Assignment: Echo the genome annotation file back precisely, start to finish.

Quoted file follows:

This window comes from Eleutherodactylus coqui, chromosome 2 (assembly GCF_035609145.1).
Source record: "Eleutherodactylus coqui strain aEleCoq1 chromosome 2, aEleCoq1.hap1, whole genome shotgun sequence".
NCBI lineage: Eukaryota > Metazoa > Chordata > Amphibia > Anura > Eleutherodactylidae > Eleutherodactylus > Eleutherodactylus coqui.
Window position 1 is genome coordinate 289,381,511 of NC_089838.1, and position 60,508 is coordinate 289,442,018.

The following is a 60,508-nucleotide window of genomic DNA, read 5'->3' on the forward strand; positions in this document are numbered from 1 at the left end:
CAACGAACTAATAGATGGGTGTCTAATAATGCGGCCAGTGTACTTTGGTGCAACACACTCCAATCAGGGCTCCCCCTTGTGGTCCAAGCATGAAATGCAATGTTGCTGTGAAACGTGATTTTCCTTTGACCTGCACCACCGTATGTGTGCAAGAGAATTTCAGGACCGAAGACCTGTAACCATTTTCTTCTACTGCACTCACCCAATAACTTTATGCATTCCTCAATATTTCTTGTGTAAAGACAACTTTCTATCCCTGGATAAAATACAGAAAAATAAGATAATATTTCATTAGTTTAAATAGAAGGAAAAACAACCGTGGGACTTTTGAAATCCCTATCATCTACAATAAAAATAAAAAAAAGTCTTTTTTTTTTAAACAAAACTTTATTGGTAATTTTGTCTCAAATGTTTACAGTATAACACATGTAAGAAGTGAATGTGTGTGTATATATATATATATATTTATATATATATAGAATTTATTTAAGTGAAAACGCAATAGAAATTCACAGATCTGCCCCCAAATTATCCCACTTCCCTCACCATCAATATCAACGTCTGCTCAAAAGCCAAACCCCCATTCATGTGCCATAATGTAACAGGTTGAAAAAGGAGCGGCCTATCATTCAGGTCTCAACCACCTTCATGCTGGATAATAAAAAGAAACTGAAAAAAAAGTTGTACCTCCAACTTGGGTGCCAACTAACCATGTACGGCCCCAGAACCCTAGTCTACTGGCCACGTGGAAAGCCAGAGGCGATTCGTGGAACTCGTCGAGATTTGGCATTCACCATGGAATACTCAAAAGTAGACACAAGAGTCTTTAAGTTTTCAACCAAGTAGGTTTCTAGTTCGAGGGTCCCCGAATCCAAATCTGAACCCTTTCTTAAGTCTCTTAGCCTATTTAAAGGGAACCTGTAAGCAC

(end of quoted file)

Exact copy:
This window comes from Eleutherodactylus coqui, chromosome 2 (assembly GCF_035609145.1).
Source record: "Eleutherodactylus coqui strain aEleCoq1 chromosome 2, aEleCoq1.hap1, whole genome shotgun sequence".
NCBI lineage: Eukaryota > Metazoa > Chordata > Amphibia > Anura > Eleutherodactylidae > Eleutherodactylus > Eleutherodactylus coqui.
Window position 1 is genome coordinate 289,381,511 of NC_089838.1, and position 60,508 is coordinate 289,442,018.

The following is a 60,508-nucleotide window of genomic DNA, read 5'->3' on the forward strand; positions in this document are numbered from 1 at the left end:
CAACGAACTAATAGATGGGTGTCTAATAATGCGGCCAGTGTACTTTGGTGCAACACACTCCAATCAGGGCTCCCCCTTGTGGTCCAAGCATGAAATGCAATGTTGCTGTGAAACGTGATTTTCCTTTGACCTGCACCACCGTATGTGTGCAAGAGAATTTCAGGACCGAAGACCTGTAACCATTTTCTTCTACTGCACTCACCCAATAACTTTATGCATTCCTCAATATTTCTTGTGTAAAGACAACTTTCTATCCCTGGATAAAATACAGAAAAATAAGATAATATTTCATTAGTTTAAATAGAAGGAAAAACAACCGTGGGACTTTTGAAATCCCTATCATCTACAATAAAAATAAAAAAAAGTCTTTTTTTTTTAAACAAAACTTTATTGGTAATTTTGTCTCAAATGTTTACAGTATAACACATGTAAGAAGTGAATGTGTGTGTATATATATATATATATTTATATATATATAGAATTTATTTAAGTGAAAACGCAATAGAAATTCACAGATCTGCCCCCAAATTATCCCACTTCCCTCACCATCAATATCAACGTCTGCTCAAAAGCCAAACCCCCATTCATGTGCCATAATGTAACAGGTTGAAAAAGGAGCGGCCTATCATTCAGGTCTCAACCACCTTCATGCTGGATAATAAAAAGAAACTGAAAAAAAAGTTGTACCTCCAACTTGGGTGCCAACTAACCATGTACGGCCCCAGAACCCTAGTCTACTGGCCACGTGGAAAGCCAGAGGCGATTCGTGGAACTCGTCGAGATTTGGCATTCACCATGGAATACTCAAAAGTAGACACAAGAGTCTTTAAGTTTTCAACCAAGTAGGTTTCTAGTTCGAGGGTCCCCGAATCCAAATCTGAACCCTTTCTTAAGTCTCTTAGCCTATTTAAAGGGAACCTGTAAGCAC